Auteurs similaires à suivre
Gérer vos suivis
Les clients ont aussi acheté des articles de
Par ce portrait saisissant d'un émigrant déraciné, fragile, érudit et digne, l'auteur élève une sorte d'anti-monument pour tous ceux qui, au cours de l'Histoire, se retrouvent pourchassés, déplacés, coupés de leurs racines - sans jamais en comprendre la raison ni le sens.
The masterworks of W. G. Sebald, now in gorgeous new covers by the famed designer Peter Mendelsund
New Directions is delighted to announce beautiful new editions of these three classic Sebald novels, including his two greatest works, The Emigrants and The Rings of Saturn. All three novels are distinguished by their translations, every line of which Sebald himself made pitch-perfect, slaving to carry into English all his essential elements: the shadows, the lambent fallings-back, nineteenth-century Germanic undertones, tragic elegiac notes, and his unique, quiet wit.
Austerlitz is W. G. Sebald's haunting novel of post-war Europe.
In 1939, five-year-old Jacques Austerlitz is sent to England on a Kindertransport and placed with foster parents. This childless couple promptly erase from the boy all knowledge of his identity and he grows up ignorant of his past. Later in life, after a career as an architectural historian, Austerlitz - having avoided all clues that might point to his origin - finds the past returning to haunt him and he is forced to explore what happened fifty years before. Austerlitz is W.G. Sebald's melancholic masterpiece.
'Mesmeric, haunting and heartbreakingly tragic. Simply no other writer is writing or thinking on the same level as Sebald' Eileen Battersby, Irish Times
'Greatness in literature is still possible' John Banville, Irish Times, Books of the Year
'A work of obvious genius' Literary Review
'A fusion of the mystical and the solid ... His art is a form of justice - there can be, I think, no higher aim' Evening Standard
'Spellbindingly accomplished; a work of art' The Times Literary Supplement
'I have never read a book that provides such a powerful account of the devastation wrought by the dispersal of the Jews from Prague and their treatment by the Nazis' Observer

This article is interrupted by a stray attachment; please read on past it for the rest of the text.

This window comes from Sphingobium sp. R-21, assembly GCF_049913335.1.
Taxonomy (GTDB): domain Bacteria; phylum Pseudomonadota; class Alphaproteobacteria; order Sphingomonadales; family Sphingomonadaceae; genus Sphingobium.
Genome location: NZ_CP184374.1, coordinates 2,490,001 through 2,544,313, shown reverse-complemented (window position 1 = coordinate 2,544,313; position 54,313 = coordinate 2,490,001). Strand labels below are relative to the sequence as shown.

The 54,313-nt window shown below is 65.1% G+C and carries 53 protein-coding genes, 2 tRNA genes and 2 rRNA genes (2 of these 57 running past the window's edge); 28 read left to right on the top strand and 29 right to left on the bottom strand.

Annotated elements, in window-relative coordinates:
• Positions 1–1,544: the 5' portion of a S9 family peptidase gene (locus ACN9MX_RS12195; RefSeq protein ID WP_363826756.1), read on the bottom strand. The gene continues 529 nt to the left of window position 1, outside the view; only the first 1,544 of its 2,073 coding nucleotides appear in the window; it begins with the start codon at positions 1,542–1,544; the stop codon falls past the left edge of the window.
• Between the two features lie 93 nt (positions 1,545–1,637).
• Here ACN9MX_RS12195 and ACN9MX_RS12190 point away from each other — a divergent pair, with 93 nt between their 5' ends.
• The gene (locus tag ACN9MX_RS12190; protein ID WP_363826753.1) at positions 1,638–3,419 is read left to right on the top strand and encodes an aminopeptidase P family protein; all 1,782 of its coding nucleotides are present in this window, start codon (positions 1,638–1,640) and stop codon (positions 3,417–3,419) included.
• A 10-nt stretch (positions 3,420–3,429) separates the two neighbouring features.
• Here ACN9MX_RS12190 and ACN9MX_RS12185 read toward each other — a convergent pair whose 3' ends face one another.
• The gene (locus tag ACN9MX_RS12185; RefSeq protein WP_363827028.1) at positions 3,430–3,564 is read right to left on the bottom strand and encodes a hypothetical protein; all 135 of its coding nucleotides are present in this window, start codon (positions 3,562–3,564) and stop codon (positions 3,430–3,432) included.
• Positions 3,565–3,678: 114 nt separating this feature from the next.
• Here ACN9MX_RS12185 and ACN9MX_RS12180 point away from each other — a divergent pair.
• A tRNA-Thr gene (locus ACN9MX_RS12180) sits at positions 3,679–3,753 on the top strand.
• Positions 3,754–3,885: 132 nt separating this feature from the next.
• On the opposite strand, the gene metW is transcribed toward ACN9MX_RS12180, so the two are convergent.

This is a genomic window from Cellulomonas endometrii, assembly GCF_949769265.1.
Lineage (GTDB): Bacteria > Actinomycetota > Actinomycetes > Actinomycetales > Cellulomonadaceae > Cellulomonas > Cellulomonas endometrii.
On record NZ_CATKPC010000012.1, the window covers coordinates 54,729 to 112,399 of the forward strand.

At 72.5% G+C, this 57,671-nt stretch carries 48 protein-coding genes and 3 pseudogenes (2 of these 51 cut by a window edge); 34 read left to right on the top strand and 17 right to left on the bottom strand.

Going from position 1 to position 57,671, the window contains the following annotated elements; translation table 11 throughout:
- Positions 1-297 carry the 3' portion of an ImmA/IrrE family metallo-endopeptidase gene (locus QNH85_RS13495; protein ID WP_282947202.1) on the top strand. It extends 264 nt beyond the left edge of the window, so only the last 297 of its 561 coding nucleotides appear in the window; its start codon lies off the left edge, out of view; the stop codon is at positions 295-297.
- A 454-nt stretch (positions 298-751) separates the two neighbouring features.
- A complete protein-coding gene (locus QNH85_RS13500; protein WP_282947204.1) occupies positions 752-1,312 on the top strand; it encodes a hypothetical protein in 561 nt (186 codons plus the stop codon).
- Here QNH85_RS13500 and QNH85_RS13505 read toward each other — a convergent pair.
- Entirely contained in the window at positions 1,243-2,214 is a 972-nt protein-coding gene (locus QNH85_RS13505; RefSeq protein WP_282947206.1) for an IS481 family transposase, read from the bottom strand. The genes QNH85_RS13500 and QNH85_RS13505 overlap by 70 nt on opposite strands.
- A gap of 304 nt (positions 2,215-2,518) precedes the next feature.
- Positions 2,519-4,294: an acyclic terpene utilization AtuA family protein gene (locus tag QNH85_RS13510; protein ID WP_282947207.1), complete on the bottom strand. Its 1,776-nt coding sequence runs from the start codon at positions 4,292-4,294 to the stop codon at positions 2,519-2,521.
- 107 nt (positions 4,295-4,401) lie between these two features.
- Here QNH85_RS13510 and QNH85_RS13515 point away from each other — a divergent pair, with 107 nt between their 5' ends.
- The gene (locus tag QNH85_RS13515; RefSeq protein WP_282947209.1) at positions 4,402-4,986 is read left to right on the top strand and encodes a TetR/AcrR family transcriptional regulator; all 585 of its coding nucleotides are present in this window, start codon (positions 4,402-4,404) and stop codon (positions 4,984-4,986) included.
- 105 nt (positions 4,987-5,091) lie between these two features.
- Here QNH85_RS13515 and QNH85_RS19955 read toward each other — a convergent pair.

'A great book by a great writer' Boyd Tonkin, Independent
W . G. Sebald was born in Wertach im Allgäu, Germany, in 1944 and died in December 2001. He studied German language and literature in Freiburg, Switzerland and Manchester. In 1996 he took up a position as an assistant lecturer at the University of Manchester and settled permanently in England in 1970. He was Professor of European Literature at the University of East Anglia and is the author of The Emigrants, The Rings of Saturn, Vertigo, Austerlitz, After Nature, On the Natural History of Destruction, Campo Santo, Unrecounted, A Place in the Country. His selected poetry is published in a volume called Across the Land and the Water.
Sebald rend hommage à cinq écrivains et un peintre, artistes dont la vie et l'oeuvre l'ont autant intrigué qu'initié. A travers six portraits inoubliables et richement illustrés de Peter Hebel, Jean-Jacques Rousseau, Robert Walser, Gottfried Keller, Mörike et du peintre Jan Peter Tripp, Sebald évoque ses propres visions, ses propres hantises.
Ce voyage à pied à travers le Suffolk, région historiquement riche de la côte est de l'Angleterre, est prétexte à un ensemble de récits passionnants au pouvoir symbolique enchanteur.
‘Sebald is the Joyce of the 21st Century’ The Times
What begins as the record of W. G. Sebald’s own journey on foot through coastal East Anglia, from Lowestoft to Bungay, becomes the conductor of evocations of people and cultures past and present. From Chateaubriand, Thomas Browne, Swinburne and Conrad, to fishing fleets, skulls and silkworms, the result is an intricately patterned and haunting book on the transience of all things human.
‘A novel of ideas with a difference: it is nothing but ideas… Formally dexterous, fearlessly written (why shouldn't an essay be a novel?), and unremittingly arcane; by the end I was in tears’ Teju Cole, Guardian
Quatre voix qui se complètent et se répondent pour parler du désarroi désespéré de ceux qui, en quittant leur pays, ont perdu leur histoire.